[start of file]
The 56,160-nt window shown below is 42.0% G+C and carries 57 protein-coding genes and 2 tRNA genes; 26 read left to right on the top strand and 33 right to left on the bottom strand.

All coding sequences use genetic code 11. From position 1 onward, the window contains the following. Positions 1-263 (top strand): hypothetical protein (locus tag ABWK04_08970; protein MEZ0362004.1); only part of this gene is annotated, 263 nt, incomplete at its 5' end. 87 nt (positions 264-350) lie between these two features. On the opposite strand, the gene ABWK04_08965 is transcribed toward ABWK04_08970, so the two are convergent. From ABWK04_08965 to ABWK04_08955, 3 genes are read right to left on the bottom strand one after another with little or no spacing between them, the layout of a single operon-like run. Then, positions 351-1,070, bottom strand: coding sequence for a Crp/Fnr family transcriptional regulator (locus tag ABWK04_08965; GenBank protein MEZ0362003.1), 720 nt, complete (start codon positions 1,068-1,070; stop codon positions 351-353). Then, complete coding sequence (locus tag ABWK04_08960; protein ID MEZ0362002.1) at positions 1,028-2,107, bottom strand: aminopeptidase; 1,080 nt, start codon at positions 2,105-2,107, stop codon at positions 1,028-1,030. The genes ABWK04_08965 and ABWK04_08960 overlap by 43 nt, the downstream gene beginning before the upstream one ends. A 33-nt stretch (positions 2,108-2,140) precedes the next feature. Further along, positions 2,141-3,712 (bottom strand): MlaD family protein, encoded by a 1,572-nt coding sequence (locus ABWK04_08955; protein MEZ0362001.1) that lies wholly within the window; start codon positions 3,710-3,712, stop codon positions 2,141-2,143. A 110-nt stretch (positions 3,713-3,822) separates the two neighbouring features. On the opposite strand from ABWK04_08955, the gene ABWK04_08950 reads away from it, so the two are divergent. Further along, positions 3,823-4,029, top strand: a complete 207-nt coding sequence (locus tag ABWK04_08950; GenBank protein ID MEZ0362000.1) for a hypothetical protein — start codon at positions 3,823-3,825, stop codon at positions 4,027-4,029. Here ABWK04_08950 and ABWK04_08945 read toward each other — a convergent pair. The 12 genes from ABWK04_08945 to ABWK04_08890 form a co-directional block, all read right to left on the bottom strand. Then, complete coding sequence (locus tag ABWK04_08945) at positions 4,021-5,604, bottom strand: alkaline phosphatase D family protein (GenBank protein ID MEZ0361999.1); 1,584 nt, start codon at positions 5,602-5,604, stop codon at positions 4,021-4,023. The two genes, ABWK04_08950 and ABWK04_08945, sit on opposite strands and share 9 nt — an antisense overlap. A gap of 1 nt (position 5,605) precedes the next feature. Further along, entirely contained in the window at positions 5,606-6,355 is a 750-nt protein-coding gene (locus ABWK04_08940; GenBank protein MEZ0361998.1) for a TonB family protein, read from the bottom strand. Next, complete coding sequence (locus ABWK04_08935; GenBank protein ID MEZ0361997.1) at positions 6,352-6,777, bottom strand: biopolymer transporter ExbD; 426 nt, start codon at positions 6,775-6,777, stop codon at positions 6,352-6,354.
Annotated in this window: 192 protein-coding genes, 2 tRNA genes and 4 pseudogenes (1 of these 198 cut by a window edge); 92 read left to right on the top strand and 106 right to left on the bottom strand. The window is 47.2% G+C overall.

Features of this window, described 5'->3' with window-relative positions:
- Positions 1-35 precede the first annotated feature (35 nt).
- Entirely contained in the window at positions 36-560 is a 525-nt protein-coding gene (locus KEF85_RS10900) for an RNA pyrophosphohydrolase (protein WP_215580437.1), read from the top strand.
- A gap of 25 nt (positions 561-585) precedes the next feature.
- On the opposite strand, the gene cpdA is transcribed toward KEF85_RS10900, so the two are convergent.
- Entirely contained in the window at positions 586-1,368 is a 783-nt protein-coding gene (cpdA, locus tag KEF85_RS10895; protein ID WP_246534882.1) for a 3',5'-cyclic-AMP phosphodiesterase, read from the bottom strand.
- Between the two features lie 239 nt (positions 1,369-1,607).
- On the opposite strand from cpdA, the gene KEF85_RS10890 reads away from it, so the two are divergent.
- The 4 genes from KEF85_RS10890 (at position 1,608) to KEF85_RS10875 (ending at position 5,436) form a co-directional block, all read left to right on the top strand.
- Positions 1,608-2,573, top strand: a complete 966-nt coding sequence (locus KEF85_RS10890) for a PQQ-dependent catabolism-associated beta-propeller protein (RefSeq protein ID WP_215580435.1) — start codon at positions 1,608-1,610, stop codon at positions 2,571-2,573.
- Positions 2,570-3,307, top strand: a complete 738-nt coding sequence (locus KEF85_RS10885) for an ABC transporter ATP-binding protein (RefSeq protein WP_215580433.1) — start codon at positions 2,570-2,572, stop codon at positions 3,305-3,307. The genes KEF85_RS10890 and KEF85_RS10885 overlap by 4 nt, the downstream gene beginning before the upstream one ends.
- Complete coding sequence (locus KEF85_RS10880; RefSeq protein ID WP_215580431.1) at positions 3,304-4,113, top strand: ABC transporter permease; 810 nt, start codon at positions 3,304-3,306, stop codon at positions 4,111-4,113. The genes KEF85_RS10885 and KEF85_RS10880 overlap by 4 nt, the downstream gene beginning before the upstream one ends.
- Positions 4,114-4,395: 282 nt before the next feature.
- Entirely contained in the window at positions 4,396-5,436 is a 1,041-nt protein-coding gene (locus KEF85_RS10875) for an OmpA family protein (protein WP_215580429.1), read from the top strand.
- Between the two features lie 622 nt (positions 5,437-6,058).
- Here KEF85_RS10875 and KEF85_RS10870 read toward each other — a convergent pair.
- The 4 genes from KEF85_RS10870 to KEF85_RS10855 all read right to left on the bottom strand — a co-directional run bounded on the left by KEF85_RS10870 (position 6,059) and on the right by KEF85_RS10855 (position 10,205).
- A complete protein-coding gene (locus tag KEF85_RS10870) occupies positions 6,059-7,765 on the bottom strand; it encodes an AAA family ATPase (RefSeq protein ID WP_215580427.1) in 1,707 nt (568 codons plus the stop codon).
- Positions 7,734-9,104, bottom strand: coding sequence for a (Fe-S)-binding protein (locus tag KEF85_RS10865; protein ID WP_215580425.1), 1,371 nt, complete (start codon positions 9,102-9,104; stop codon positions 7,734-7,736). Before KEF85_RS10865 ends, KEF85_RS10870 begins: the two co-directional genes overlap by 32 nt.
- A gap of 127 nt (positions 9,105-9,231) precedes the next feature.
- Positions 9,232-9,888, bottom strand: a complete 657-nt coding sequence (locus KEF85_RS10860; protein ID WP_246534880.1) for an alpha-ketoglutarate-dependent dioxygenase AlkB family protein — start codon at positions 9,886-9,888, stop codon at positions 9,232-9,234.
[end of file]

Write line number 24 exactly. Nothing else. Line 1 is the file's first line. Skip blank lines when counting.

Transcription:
- Positions 9,232-9,888, bottom strand: a complete 657-nt coding sequence (locus KEF85_RS10860; protein ID WP_246534880.1) for an alpha-ketoglutarate-dependent dioxygenase AlkB family protein — start codon at positions 9,886-9,888, stop codon at positions 9,232-9,234.